Plaintiff Interserve, Inc. and Fusion Garage collaborated in an attempt to bring to market a tablet computer, which they intended to call the “CrunchPad.”  Id. *1.  Shortly before the parties had planned to announce that the product would soon be released, defendant Fusion Garage advised plaintiffs that it would proceed on its own, and market a tablet computer under the name “joojoo” instead. Id. Plaintiffs brought suit, alleging that they are co-owners of the joojoo.  Id. They sought a preliminary injunction requiring defendant to sequester all proceeds it obtains from selling the product. Id. Defendant opposed the motion for preliminary injunction, and moved to dismiss the complaint, including a claim for misappropriation of “business ideas”. Id. Read the rest of this entry »

Is Trade Secret Protection Better Than a Patent?

In Patents and Copyrights on August 12, 2010 at 4:55 pm

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R. Mark Halligan has published an excellent article in the American Bar Association’s Landslide.

Since every patent starts out as a trade secret, Mr. Halligan discusses whether, given the trends in patent law, it makes sense for the holder of a trade secret to pursue patent protection.

Patent applications face a Catch-22 in pursuing patents.  By “pursuing patent protection unsuccessfully, the inventor has lost both patent protection and trade secret protection because the business method is now in the public domain. This is the ‘Catch-22’ with any patent application disclosed to the public during the USPTO patent prosecution proceedings in the United States. The moment the patent application is published, any trade secret rights in the patent application are vitiated. Then if the patent does not issue, the inventor has lost all proprietary protection. In hindsight, the inventor would have been better off keeping the commercially valuable information secret if patent protection is uncertain.”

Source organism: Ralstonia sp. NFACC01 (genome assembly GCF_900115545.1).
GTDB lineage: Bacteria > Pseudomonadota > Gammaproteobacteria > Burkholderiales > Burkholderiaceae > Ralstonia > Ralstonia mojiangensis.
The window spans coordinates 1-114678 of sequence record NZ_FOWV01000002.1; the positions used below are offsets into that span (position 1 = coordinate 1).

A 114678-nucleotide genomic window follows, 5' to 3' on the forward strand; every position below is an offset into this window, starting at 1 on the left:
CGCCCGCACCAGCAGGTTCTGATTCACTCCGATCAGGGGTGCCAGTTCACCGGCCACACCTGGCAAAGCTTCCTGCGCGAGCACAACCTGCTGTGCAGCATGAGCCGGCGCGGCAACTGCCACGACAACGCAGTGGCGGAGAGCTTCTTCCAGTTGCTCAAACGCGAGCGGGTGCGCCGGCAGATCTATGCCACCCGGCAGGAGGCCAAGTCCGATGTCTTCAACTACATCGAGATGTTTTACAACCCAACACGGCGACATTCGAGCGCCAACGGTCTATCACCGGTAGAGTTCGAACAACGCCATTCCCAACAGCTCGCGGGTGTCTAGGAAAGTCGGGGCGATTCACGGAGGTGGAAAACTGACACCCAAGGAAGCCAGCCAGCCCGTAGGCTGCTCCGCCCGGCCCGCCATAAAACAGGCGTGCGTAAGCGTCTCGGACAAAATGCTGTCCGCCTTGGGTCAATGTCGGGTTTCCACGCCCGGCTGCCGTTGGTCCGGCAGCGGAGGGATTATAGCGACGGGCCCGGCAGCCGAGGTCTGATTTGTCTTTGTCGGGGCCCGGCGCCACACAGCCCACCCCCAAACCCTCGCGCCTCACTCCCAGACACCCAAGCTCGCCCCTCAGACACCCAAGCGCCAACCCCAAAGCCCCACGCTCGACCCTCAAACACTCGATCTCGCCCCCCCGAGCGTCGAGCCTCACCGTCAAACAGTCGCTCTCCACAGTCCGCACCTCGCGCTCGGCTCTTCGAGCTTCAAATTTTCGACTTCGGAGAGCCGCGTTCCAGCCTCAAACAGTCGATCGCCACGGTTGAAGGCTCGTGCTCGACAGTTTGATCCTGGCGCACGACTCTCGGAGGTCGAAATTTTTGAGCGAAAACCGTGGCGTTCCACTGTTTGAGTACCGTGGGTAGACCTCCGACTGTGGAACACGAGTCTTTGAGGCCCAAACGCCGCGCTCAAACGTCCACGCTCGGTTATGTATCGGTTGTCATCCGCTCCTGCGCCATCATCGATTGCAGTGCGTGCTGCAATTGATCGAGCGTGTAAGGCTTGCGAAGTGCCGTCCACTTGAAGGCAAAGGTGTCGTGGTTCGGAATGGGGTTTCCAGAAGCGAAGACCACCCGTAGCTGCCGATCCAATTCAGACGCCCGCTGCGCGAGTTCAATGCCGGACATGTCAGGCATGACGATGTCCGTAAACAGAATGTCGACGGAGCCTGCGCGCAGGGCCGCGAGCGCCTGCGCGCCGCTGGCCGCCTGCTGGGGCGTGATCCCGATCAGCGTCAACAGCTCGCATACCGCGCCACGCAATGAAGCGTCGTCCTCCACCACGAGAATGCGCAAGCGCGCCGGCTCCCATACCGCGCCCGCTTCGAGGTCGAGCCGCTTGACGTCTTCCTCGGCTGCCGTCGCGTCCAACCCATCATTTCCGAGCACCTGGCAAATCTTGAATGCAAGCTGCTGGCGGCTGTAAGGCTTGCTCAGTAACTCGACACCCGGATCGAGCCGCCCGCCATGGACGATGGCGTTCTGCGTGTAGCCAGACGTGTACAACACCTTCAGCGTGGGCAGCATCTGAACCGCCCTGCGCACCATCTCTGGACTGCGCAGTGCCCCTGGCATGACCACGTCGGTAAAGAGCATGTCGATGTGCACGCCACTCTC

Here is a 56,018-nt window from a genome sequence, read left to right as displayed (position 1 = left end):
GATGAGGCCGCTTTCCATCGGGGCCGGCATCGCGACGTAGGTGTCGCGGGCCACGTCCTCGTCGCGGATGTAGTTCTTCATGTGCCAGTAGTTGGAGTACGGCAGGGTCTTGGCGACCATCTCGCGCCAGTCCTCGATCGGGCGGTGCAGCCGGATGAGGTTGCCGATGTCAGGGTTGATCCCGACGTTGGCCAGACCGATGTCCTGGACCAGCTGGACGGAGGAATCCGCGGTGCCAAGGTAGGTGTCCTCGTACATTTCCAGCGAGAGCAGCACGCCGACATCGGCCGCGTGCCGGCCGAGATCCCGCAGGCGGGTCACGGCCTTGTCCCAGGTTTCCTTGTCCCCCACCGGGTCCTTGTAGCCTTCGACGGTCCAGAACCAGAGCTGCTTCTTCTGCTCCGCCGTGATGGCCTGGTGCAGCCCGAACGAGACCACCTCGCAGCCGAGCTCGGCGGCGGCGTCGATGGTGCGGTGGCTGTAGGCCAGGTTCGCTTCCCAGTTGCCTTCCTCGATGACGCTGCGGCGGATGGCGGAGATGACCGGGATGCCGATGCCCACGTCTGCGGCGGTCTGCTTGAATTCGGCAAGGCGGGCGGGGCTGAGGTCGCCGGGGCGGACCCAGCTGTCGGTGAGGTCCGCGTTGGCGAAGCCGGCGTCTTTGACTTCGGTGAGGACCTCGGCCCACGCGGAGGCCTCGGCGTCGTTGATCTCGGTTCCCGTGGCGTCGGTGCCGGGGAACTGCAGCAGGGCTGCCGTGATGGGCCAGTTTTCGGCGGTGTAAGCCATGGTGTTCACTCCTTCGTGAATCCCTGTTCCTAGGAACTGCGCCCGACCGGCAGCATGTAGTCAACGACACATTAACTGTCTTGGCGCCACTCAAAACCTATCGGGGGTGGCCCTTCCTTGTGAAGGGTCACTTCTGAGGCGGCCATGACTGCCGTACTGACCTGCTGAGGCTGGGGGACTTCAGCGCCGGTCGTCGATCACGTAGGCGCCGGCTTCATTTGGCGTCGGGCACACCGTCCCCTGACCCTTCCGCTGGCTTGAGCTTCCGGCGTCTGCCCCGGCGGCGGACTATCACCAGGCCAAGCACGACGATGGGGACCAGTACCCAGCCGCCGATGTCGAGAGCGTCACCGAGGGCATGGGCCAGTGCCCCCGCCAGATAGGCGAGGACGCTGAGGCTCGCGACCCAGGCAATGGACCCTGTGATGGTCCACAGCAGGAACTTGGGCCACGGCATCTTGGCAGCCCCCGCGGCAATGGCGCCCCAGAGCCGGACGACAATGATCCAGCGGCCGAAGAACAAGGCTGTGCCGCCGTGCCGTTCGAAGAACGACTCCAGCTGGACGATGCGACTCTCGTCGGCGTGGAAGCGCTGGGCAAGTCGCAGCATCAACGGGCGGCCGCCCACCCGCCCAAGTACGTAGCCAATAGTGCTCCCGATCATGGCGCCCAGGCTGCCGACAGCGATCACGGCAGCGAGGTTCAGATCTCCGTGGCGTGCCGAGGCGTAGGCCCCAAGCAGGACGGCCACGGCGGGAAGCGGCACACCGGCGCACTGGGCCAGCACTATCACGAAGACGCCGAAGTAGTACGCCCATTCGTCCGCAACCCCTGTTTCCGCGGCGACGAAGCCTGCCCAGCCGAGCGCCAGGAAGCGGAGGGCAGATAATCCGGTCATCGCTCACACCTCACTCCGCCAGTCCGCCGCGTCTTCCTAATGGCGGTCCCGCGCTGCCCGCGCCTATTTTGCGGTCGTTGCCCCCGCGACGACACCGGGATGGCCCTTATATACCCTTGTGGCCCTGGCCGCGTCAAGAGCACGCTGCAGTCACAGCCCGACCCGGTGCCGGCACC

Today patents are harder to get and harder to defend.  Halligan discusses how in light of recent patent law cases, the scale has now tipped in favor of pursuing a trade secrets strategy over pursuing a patent application.  See, e.g., In re Bilski, 545 F.3d 943, 88 U.S.P.Q.2d (BNA) 138 (Fed. Cir. 2008); KSR Int’l Co. v. Teleflex, Inc., 127 S. Ct. 1727 (2007); Warner-Jenkinson Co. v. Hilton Davis Chemical Co., 520 U.S. 17 (1997); In re Seagate Tech., LLC, 497 F.3d 1360 (Fed. Cir. 2007).

Mr. Halligan concludes that:

it is now time for the intellectual property bar to revisit the decision whether to protect commercially valuable information as a trade secret asset or a patent asset. In recent years, decisions by the U.S. SupremeCourt and other developments in the law have circumscribed the once broad protection afforded to patent holders as well as remedies available to patent holders. Upon consideration of all the issues discussed in this article, the protection of such assets as trade secrets may provide a better choice for your clients in today’s environment.

By CHARLES H. JUNG